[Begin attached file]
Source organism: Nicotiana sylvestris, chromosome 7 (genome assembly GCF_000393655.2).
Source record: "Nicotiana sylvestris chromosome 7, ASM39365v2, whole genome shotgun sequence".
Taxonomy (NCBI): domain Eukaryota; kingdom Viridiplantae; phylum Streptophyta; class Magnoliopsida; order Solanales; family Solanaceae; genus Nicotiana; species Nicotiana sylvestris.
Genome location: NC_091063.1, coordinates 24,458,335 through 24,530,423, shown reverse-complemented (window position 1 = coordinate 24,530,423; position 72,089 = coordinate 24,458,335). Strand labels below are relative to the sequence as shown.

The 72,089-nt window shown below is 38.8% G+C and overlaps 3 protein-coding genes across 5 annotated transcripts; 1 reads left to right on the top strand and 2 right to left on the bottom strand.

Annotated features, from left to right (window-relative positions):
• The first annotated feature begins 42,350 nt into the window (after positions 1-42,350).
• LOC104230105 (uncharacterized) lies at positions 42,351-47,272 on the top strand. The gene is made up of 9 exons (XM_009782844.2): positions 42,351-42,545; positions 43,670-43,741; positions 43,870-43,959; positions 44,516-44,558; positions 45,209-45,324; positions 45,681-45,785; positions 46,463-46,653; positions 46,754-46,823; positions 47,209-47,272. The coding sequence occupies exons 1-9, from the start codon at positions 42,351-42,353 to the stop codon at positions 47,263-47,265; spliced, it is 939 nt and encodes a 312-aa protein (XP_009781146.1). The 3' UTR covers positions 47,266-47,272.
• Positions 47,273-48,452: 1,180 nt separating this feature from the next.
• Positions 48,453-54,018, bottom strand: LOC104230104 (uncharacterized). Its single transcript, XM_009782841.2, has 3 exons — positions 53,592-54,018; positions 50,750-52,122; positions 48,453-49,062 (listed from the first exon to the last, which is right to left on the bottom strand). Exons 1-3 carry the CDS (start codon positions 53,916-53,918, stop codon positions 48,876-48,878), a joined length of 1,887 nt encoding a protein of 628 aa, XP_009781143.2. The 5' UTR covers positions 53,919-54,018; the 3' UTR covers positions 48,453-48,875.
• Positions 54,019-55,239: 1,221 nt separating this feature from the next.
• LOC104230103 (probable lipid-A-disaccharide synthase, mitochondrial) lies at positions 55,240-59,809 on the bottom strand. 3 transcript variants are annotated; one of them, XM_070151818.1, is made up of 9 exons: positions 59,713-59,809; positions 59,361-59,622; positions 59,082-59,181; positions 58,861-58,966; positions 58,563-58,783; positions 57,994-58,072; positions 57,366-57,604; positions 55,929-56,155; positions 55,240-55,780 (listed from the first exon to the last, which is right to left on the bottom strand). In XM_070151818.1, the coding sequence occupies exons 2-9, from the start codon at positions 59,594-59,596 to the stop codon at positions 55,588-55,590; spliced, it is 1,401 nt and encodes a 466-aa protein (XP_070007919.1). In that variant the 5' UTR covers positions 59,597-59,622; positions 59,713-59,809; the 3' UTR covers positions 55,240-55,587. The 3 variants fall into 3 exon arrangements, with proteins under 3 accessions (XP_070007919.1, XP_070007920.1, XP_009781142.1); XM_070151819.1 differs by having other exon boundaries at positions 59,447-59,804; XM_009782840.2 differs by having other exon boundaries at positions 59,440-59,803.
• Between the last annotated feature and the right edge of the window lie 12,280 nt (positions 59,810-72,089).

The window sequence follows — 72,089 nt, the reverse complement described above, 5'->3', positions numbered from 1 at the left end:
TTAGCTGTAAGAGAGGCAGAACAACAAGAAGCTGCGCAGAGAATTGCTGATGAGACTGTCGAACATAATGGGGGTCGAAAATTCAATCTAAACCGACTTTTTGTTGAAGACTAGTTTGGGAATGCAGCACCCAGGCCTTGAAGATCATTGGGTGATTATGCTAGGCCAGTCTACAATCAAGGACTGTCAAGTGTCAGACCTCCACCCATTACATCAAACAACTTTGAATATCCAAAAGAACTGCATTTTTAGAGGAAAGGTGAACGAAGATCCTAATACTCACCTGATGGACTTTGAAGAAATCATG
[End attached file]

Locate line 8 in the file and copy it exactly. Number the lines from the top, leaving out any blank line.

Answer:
• LOC104230105 (uncharacterized) lies at positions 42,351-47,272 on the top strand. The gene is made up of 9 exons (XM_009782844.2): positions 42,351-42,545; positions 43,670-43,741; positions 43,870-43,959; positions 44,516-44,558; positions 45,209-45,324; positions 45,681-45,785; positions 46,463-46,653; positions 46,754-46,823; positions 47,209-47,272. The coding sequence occupies exons 1-9, from the start codon at positions 42,351-42,353 to the stop codon at positions 47,263-47,265; spliced, it is 939 nt and encodes a 312-aa protein (XP_009781146.1). The 3' UTR covers positions 47,266-47,272.